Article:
What I’m proudest of the show is that it’s schizophrenic from week to week. There are happy shows, snarky shows, completely self indulgent, gee, let’s go and remake Fear and Loathing in Las Vegas shows. They’re very different and even when we’re playing film students on the road and redoing our favorite movies and doing dream sequences, that is how I feel about these places. It’s always honest. If I think a place sucks, you pretty much see it. If I’m having a miserable time, or even if it’s a great country and I should be making a great show, I think that’s reflected, too. It’s not going to be that “Here we are! Honolulu! The best of!”
How did you hook up with Chuck Palahniuk for the Northwest show?
I’m a big fan. I just reached out to him after I read his Portland book and thought, who better? We just reached out through our production company. He certainly has a perverse streak, I wondered if he was perverse enough to come on my silly show.
I saw you blurbed Gina Mallet’s book Last Chance to Eat. What did you think of that book?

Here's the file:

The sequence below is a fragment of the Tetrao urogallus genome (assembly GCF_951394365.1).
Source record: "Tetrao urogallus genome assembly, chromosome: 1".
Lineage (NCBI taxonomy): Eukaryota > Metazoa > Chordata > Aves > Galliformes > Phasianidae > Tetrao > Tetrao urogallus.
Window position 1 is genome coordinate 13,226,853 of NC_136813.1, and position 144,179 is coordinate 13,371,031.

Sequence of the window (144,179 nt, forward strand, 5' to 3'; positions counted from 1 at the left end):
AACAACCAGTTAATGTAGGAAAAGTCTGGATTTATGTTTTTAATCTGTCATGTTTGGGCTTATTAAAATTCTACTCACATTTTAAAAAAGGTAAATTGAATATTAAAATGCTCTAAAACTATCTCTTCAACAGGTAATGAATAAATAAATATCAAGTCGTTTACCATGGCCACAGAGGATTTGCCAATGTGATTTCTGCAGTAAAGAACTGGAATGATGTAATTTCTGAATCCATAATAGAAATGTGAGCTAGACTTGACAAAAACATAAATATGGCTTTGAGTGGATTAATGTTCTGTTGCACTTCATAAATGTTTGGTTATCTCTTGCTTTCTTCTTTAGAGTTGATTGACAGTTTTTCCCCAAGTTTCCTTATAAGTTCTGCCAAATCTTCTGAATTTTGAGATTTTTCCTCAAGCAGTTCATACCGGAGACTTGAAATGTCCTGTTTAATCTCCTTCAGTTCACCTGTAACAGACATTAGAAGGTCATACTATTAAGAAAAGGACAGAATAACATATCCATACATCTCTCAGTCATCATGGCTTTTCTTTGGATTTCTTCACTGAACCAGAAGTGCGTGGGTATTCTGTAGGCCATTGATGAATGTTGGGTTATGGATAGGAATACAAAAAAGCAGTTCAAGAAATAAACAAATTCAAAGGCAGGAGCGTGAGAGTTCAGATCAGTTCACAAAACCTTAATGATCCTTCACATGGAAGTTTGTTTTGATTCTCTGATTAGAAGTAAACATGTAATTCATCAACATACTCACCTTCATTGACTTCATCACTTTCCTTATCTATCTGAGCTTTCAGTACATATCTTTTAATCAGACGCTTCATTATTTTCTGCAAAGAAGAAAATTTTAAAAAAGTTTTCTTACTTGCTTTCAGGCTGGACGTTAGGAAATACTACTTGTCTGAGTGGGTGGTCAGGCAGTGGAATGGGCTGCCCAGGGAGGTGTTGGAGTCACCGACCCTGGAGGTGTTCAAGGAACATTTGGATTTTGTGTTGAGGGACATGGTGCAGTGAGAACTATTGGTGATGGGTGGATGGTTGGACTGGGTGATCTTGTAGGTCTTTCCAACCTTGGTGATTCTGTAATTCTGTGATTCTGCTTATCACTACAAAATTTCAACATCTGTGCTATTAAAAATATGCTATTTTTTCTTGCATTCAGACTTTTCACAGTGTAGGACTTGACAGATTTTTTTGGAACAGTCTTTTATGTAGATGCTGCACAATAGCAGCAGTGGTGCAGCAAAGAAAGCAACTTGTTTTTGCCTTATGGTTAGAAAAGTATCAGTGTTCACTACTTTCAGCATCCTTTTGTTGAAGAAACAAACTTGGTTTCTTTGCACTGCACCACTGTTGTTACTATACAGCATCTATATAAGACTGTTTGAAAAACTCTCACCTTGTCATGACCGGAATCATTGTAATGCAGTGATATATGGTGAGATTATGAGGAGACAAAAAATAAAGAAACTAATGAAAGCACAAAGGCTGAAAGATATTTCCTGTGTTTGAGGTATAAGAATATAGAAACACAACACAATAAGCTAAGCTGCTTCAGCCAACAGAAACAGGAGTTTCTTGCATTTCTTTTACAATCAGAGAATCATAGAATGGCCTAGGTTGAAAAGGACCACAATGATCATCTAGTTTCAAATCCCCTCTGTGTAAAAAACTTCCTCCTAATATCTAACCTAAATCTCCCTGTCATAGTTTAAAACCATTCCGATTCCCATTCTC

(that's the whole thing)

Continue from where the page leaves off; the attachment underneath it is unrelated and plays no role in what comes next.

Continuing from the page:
I liked it. I agreed with just about everything.
I know it was somewhat controversial with some chefs and people in the food industry, because she was saying that organic food is not the end all be all.
I really admired that. I admire that on one hand she’s saying none of you remember what an apple tastes like. Or real cheese. All of the organic or artisinal people are going to start feeling very comfortable, but she’s also saying, “I’ve had some greenhouse tomatoes that are better than organic.” I like that. It’s a clear-eyed look at the essence of what food should be. I don’t give a shit how it was made or who made it. Is it better?
You have a very hedonist approach to food.
It’s the death of pleasure when your waiter takes ten minutes to tell you the bloodline of your tomato. I don’t care. I’m already having a bad time. Is it good? It speaks for itself. It’s nonsense. Excess description, excess information. The truth’s in the dining experience. It’s as primeval as it gets, or it should be. That’s the way chefs eat.
How was Ireland? I lived there for a while and just loved the food, but there’s that stereotype…
I love Ireland. I love Irish food. I love Guinness in Dublin more than any other beverage. What’s going on there is what’s going on everywhere else in the English-speaking world. You get these wacky renegade cheesemakers, people curing meat, exploring traditional Irish food ways, cooking well. Irish food doesn’t have to be bad. Like Fergus Henderson in England with British food. This stuff’s good, just give it a little love and attention. If you don’t like Ireland as a country, if you don’t like the Irish, there’s no reason to get out of bed. You live in a very dark place without hope or joy or irony.
With all of the traveling and work on the shows, how do you get new writing done?